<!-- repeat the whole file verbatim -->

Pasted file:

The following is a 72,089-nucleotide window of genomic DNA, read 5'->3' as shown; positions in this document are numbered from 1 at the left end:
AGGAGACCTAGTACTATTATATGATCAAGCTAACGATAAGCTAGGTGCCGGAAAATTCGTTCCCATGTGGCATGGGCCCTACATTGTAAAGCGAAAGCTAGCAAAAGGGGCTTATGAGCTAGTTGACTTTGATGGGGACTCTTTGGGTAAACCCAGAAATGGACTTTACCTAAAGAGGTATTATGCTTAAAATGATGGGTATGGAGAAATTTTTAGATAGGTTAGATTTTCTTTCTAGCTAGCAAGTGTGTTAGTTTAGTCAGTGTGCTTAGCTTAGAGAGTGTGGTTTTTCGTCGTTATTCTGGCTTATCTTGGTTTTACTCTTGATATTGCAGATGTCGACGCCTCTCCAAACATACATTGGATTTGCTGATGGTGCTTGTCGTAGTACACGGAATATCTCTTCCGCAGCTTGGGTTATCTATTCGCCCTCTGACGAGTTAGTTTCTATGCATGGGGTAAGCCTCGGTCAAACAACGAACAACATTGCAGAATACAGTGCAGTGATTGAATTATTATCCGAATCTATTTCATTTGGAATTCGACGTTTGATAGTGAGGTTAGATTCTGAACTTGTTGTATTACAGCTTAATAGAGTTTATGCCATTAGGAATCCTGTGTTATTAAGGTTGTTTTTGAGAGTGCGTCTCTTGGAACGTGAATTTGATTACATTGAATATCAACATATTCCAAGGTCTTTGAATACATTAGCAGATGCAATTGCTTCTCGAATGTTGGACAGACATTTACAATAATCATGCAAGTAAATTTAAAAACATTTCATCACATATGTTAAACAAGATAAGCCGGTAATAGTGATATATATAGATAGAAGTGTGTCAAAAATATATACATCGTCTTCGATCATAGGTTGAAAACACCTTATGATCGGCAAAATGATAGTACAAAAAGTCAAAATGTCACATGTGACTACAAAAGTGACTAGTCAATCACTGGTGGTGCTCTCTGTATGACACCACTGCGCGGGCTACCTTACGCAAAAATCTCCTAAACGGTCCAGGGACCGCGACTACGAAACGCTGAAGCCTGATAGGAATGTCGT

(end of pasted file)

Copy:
The following is a 72,089-nucleotide window of genomic DNA, read 5'->3' as shown; positions in this document are numbered from 1 at the left end:
AGGAGACCTAGTACTATTATATGATCAAGCTAACGATAAGCTAGGTGCCGGAAAATTCGTTCCCATGTGGCATGGGCCCTACATTGTAAAGCGAAAGCTAGCAAAAGGGGCTTATGAGCTAGTTGACTTTGATGGGGACTCTTTGGGTAAACCCAGAAATGGACTTTACCTAAAGAGGTATTATGCTTAAAATGATGGGTATGGAGAAATTTTTAGATAGGTTAGATTTTCTTTCTAGCTAGCAAGTGTGTTAGTTTAGTCAGTGTGCTTAGCTTAGAGAGTGTGGTTTTTCGTCGTTATTCTGGCTTATCTTGGTTTTACTCTTGATATTGCAGATGTCGACGCCTCTCCAAACATACATTGGATTTGCTGATGGTGCTTGTCGTAGTACACGGAATATCTCTTCCGCAGCTTGGGTTATCTATTCGCCCTCTGACGAGTTAGTTTCTATGCATGGGGTAAGCCTCGGTCAAACAACGAACAACATTGCAGAATACAGTGCAGTGATTGAATTATTATCCGAATCTATTTCATTTGGAATTCGACGTTTGATAGTGAGGTTAGATTCTGAACTTGTTGTATTACAGCTTAATAGAGTTTATGCCATTAGGAATCCTGTGTTATTAAGGTTGTTTTTGAGAGTGCGTCTCTTGGAACGTGAATTTGATTACATTGAATATCAACATATTCCAAGGTCTTTGAATACATTAGCAGATGCAATTGCTTCTCGAATGTTGGACAGACATTTACAATAATCATGCAAGTAAATTTAAAAACATTTCATCACATATGTTAAACAAGATAAGCCGGTAATAGTGATATATATAGATAGAAGTGTGTCAAAAATATATACATCGTCTTCGATCATAGGTTGAAAACACCTTATGATCGGCAAAATGATAGTACAAAAAGTCAAAATGTCACATGTGACTACAAAAGTGACTAGTCAATCACTGGTGGTGCTCTCTGTATGACACCACTGCGCGGGCTACCTTACGCAAAAATCTCCTAAACGGTCCAGGGACCGCGACTACGAAACGCTGAAGCCTGATAGGAATGTCGT